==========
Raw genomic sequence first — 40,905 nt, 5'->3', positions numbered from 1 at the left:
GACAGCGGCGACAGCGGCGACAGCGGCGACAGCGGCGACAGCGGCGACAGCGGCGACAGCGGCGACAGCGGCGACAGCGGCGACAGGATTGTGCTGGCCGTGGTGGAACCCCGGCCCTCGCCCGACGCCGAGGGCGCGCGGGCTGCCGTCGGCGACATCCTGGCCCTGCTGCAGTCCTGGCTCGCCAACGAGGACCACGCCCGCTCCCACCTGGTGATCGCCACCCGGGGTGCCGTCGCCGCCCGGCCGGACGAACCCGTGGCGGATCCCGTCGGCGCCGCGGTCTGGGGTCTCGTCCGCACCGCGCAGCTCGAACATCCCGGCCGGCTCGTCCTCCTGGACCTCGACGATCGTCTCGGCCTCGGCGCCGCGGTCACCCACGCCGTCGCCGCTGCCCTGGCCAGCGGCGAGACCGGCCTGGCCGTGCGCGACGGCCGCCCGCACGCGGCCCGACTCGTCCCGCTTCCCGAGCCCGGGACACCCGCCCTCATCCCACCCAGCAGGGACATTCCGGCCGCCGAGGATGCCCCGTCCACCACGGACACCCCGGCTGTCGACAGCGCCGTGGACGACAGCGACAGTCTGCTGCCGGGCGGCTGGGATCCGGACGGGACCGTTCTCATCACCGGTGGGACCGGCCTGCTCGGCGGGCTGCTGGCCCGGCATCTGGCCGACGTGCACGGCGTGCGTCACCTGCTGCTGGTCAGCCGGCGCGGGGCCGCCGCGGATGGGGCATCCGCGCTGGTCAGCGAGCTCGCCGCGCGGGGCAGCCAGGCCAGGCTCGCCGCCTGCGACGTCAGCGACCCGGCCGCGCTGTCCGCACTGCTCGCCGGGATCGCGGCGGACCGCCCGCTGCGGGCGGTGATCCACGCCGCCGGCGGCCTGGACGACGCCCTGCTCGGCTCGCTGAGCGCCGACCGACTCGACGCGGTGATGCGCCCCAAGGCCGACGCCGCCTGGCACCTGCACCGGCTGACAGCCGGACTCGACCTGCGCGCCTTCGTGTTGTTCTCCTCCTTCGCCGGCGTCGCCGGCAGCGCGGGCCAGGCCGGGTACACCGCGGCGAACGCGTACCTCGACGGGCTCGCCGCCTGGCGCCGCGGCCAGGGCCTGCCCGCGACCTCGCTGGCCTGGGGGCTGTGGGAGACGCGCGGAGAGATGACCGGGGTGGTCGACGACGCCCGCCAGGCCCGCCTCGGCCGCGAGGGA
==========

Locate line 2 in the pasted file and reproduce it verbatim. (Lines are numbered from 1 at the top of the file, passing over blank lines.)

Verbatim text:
GACAGCGGCGACAGCGGCGACAGCGGCGACAGCGGCGACAGCGGCGACAGCGGCGACAGCGGCGACAGCGGCGACAGCGGCGACAGGATTGTGCTGGCCGTGGTGGAACCCCGGCCCTCGCCCGACGCCGAGGGCGCGCGGGCTGCCGTCGGCGACATCCTGGCCCTGCTGCAGTCCTGGCTCGCCAACGAGGACCACGCCCGCTCCCACCTGGTGATCGCCACCCGGGGTGCCGTCGCCGCCCGGCCGGACGAACCCGTGGCGGATCCCGTCGGCGCCGCGGTCTGGGGTCTCGTCCGCACCGCGCAGCTCGAACATCCCGGCCGGCTCGTCCTCCTGGACCTCGACGATCGTCTCGGCCTCGGCGCCGCGGTCACCCACGCCGTCGCCGCTGCCCTGGCCAGCGGCGAGACCGGCCTGGCCGTGCGCGACGGCCGCCCGCACGCGGCCCGACTCGTCCCGCTTCCCGAGCCCGGGACACCCGCCCTCATCCCACCCAGCAGGGACATTCCGGCCGCCGAGGATGCCCCGTCCACCACGGACACCCCGGCTGTCGACAGCGCCGTGGACGACAGCGACAGTCTGCTGCCGGGCGGCTGGGATCCGGACGGGACCGTTCTCATCACCGGTGGGACCGGCCTGCTCGGCGGGCTGCTGGCCCGGCATCTGGCCGACGTGCACGGCGTGCGTCACCTGCTGCTGGTCAGCCGGCGCGGGGCCGCCGCGGATGGGGCATCCGCGCTGGTCAGCGAGCTCGCCGCGCGGGGCAGCCAGGCCAGGCTCGCCGCCTGCGACGTCAGCGACCCGGCCGCGCTGTCCGCACTGCTCGCCGGGATCGCGGCGGACCGCCCGCTGCGGGCGGTGATCCACGCCGCCGGCGGCCTGGACGACGCCCTGCTCGGCTCGCTGAGCGCCGACCGACTCGACGCGGTGATGCGCCCCAAGGCCGACGCCGCCTGGCACCTGCACCGGCTGACAGCCGGACTCGACCTGCGCGCCTTCGTGTTGTTCTCCTCCTTCGCCGGCGTCGCCGGCAGCGCGGGCCAGGCCGGGTACACCGCGGCGAACGCGTACCTCGACGGGCTCGCCGCCTGGCGCCGCGGCCAGGGCCTGCCCGCGACCTCGCTGGCCTGGGGGCTGTGGGAGACGCGCGGAGAGATGACCGGGGTGGTCGACGACGCCCGCCAGGCCCGCCTCGGCCGCGAGGGA